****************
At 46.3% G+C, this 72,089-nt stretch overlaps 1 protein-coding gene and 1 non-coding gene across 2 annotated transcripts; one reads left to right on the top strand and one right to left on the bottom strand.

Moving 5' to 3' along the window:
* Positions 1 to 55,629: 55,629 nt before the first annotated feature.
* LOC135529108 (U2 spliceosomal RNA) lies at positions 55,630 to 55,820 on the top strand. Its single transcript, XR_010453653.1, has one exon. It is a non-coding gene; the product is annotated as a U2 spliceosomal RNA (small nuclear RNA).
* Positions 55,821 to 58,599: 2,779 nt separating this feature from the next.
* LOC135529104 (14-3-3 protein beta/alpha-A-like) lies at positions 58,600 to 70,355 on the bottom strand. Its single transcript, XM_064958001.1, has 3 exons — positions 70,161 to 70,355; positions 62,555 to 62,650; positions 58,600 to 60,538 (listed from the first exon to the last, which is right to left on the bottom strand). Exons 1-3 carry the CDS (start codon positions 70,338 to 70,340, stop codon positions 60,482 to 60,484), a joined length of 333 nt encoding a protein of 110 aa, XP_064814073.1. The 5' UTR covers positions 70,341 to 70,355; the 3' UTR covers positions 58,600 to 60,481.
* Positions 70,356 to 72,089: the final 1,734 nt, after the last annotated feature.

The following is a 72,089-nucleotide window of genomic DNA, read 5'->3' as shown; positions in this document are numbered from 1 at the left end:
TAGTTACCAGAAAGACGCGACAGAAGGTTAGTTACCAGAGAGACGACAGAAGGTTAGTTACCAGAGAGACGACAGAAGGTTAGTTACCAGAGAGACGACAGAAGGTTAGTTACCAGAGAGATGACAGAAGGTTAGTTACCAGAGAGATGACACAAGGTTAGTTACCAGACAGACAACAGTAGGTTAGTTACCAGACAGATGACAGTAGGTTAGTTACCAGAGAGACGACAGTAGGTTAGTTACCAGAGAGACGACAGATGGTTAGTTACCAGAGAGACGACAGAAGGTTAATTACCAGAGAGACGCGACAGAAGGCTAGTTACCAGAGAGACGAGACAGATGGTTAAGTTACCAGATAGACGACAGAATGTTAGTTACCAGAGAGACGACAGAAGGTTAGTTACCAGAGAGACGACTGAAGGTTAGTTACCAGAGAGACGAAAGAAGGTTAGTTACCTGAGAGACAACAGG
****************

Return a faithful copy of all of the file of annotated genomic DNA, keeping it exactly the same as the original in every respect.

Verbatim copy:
At 46.3% G+C, this 72,089-nt stretch overlaps 1 protein-coding gene and 1 non-coding gene across 2 annotated transcripts; one reads left to right on the top strand and one right to left on the bottom strand.

Moving 5' to 3' along the window:
* Positions 1 to 55,629: 55,629 nt before the first annotated feature.
* LOC135529108 (U2 spliceosomal RNA) lies at positions 55,630 to 55,820 on the top strand. Its single transcript, XR_010453653.1, has one exon. It is a non-coding gene; the product is annotated as a U2 spliceosomal RNA (small nuclear RNA).
* Positions 55,821 to 58,599: 2,779 nt separating this feature from the next.
* LOC135529104 (14-3-3 protein beta/alpha-A-like) lies at positions 58,600 to 70,355 on the bottom strand. Its single transcript, XM_064958001.1, has 3 exons — positions 70,161 to 70,355; positions 62,555 to 62,650; positions 58,600 to 60,538 (listed from the first exon to the last, which is right to left on the bottom strand). Exons 1-3 carry the CDS (start codon positions 70,338 to 70,340, stop codon positions 60,482 to 60,484), a joined length of 333 nt encoding a protein of 110 aa, XP_064814073.1. The 5' UTR covers positions 70,341 to 70,355; the 3' UTR covers positions 58,600 to 60,481.
* Positions 70,356 to 72,089: the final 1,734 nt, after the last annotated feature.

The following is a 72,089-nucleotide window of genomic DNA, read 5'->3' as shown; positions in this document are numbered from 1 at the left end:
TAGTTACCAGAAAGACGCGACAGAAGGTTAGTTACCAGAGAGACGACAGAAGGTTAGTTACCAGAGAGACGACAGAAGGTTAGTTACCAGAGAGACGACAGAAGGTTAGTTACCAGAGAGATGACAGAAGGTTAGTTACCAGAGAGATGACACAAGGTTAGTTACCAGACAGACAACAGTAGGTTAGTTACCAGACAGATGACAGTAGGTTAGTTACCAGAGAGACGACAGTAGGTTAGTTACCAGAGAGACGACAGATGGTTAGTTACCAGAGAGACGACAGAAGGTTAATTACCAGAGAGACGCGACAGAAGGCTAGTTACCAGAGAGACGAGACAGATGGTTAAGTTACCAGATAGACGACAGAATGTTAGTTACCAGAGAGACGACAGAAGGTTAGTTACCAGAGAGACGACTGAAGGTTAGTTACCAGAGAGACGAAAGAAGGTTAGTTACCTGAGAGACAACAGG